9. Greetings! I am currently working on masts and yards. here are a few pics... first one shows the components to the main mast including to mainmast, topmast,flagstaff and main yard main top The masts start as round walnut dowels and have a square top ( and bottom for the topmast). Here's how i do it. The dowel in secured in a vise with some scrap wood to protect the mast from getting marked up by the vise. the top is then sanded flat with a file, but only to 1/2 the thickness that will ultimately need to be removed (i.e., the mainmast is a 10 mm dowel and
  10. Hi Jonathan Great job on you ship so far! I would not get too hung up on specific locations for the eyebolts as when the ship is complete and rigged they will hardly be noticed. The main thing is not to have different sizes in one area. As such, I recommend using the larger ones on: 1. the hatch coamings (forecastle, main and quarterdeck - 22 total) 2. main and mizzen mast base (8) 3. last 6 go on the deck near the main base (4) and mizzen base (2) this will use up all 36 large bolts and you will have consistent sizes in the same areas. All ot
  11. hi Jonathan, I've enjoyed following along with your building log. A few suggestions from a been there, done that perspective...to get a good curve on the 1x2 mm wood strips, soak several strips of the appropriate length in water until they no longer float. then stack them together and clamp to a pot of a diameter that is close to the curve you want and let dry thoroughly. the wood can then be easily worked to the correct curve with minimal stress on the wood. This worked well for me. As for the bow, I snapped mine off early into the build. I did not try to repair until it was
  12. Greetings! Gunports (and corresponding ropes to open them) and deadeye channels have been placed. All pretty straightforward. The channels each have 2 pins that go into the hull to help secure them. Next the curved beams on the port and starboard balcony were placed. Instructions call for a pin to be put on the end of the beam that goes against the hull. To me this presented a possible problem with final placement as the hole in the hull would have to be perfect the first time - no second chances given that these beams are glued again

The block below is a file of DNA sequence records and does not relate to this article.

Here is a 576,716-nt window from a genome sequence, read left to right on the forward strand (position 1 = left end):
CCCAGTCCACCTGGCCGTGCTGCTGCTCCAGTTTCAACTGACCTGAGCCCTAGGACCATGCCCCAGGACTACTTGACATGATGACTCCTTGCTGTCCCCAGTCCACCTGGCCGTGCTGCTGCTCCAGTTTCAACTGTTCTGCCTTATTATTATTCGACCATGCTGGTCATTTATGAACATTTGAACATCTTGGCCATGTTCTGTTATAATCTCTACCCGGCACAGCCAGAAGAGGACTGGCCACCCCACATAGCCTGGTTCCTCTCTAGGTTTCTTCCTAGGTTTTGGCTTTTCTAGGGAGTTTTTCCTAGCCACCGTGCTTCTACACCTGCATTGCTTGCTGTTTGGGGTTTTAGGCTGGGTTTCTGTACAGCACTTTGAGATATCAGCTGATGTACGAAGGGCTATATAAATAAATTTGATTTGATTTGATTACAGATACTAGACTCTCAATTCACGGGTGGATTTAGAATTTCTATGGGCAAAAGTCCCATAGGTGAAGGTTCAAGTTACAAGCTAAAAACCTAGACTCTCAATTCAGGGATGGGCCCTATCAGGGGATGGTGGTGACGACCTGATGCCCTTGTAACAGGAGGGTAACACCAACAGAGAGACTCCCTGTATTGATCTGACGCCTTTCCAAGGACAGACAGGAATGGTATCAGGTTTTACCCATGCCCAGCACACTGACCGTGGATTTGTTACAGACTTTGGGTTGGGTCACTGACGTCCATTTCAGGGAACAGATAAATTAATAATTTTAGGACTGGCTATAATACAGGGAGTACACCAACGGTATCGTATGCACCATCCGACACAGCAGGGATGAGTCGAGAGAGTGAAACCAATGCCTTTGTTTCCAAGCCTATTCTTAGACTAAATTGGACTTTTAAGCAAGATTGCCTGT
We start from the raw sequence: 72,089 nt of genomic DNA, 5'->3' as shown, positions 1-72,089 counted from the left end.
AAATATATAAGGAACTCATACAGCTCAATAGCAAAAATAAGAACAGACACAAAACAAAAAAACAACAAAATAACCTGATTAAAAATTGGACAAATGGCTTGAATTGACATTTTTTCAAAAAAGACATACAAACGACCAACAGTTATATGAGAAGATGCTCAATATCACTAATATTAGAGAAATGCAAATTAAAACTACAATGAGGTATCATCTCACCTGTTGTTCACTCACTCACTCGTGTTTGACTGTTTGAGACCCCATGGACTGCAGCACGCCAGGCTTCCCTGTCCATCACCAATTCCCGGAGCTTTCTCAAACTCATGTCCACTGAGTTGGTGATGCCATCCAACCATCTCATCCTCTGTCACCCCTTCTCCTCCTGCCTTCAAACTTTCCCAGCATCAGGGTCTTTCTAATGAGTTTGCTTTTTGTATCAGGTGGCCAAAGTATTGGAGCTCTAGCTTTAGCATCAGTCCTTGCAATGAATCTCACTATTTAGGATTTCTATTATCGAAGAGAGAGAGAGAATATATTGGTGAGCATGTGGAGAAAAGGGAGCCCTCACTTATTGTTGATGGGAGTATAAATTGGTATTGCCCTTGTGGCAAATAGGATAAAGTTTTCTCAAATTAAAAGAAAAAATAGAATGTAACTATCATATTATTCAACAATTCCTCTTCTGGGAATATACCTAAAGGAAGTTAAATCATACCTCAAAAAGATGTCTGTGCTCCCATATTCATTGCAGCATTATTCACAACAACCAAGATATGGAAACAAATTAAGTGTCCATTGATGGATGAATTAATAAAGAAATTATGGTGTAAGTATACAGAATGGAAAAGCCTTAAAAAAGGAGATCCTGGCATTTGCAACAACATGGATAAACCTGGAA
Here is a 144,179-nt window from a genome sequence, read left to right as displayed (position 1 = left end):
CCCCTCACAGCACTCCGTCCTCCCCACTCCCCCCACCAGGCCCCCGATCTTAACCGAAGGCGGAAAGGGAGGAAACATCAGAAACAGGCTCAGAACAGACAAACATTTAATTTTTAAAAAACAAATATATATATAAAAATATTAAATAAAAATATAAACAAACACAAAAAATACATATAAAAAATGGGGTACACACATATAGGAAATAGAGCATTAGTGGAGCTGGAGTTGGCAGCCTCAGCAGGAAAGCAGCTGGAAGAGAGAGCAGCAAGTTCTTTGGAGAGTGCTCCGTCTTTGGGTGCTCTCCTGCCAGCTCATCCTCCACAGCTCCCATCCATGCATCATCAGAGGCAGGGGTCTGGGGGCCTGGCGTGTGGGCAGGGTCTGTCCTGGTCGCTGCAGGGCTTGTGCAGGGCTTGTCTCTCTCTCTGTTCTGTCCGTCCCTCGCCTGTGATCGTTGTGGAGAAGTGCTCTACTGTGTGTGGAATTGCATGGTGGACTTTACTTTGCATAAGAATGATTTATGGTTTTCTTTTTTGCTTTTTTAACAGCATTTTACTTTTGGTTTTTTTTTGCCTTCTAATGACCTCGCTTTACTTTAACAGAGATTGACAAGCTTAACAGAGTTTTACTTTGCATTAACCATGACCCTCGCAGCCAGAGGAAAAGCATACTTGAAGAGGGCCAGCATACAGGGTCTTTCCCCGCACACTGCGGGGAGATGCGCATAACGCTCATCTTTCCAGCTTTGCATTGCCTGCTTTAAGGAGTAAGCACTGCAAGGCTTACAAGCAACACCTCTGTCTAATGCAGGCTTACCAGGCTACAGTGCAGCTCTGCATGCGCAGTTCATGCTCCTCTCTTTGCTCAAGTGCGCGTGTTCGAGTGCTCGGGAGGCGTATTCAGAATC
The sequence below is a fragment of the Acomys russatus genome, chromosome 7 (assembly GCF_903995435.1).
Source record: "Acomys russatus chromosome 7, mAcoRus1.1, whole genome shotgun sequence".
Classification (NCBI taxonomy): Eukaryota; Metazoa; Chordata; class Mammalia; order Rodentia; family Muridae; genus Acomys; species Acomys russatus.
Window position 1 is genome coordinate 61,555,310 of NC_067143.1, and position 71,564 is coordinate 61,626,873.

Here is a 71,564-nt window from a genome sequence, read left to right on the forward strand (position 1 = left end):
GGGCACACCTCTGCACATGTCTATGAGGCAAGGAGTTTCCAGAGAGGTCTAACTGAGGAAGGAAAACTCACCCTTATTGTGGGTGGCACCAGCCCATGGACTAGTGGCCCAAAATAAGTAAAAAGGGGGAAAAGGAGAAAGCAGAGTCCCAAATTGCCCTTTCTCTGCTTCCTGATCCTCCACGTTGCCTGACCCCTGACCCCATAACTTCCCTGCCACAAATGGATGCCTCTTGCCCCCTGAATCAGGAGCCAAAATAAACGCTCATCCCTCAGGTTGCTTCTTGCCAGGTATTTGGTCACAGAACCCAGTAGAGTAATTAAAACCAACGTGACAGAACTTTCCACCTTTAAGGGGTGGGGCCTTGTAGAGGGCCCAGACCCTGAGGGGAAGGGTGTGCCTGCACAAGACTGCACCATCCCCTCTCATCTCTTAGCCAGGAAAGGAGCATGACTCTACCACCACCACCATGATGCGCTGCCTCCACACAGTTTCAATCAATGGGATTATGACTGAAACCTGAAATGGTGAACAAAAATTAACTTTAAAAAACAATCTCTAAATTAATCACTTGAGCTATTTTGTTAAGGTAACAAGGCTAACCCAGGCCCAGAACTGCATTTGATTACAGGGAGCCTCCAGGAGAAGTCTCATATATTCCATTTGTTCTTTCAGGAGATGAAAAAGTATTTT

13. Greetings, I am currently constructing the Revenge and I would like to display the ship at anchor in calm seas as she may have been seen of the coast of Spain in the Sea of Cadiz. Modelling water will be a first for me. I have the book "Waterline Dioramas" and the author mentions using textured Plexiglas that would simulate the small swells seen in calm seas. My idea is use a template to to cut the Plexiglas at the waterline - the ship will then sit in the cutout after the Plexiglas is painted. Photo below shows this using a cardboard template (taken from my build log).
  14. Greetings...on to the bow First order of business was to repair the stem. 2 pieces had to be glued back in place (red arrows in pic below). This would be a weak spot if not for the platform supports that sit in the slots on both sides of the break. Once the platform is in place there should be little chance of breakage from the bowsprit gammoning. Once all of the supports are in place the platform is glued to the supports. If the bow was planked / shaped properly, little to no sanding is required to achieve a good fit. Next, a small strip is used to line the
  15. Thanks for the kind comments. re: next build log, i have no idea at this time what is up next as I still have a fair amount to do with this ship. I usually don't start thinking about the next project until my current one is almost done. And who knows what may be available at that time - so many interesting projects from Syren, Vanguard and CAF. Who knows, maybe the 1:64 Victory from Amati will be released by then! Jeff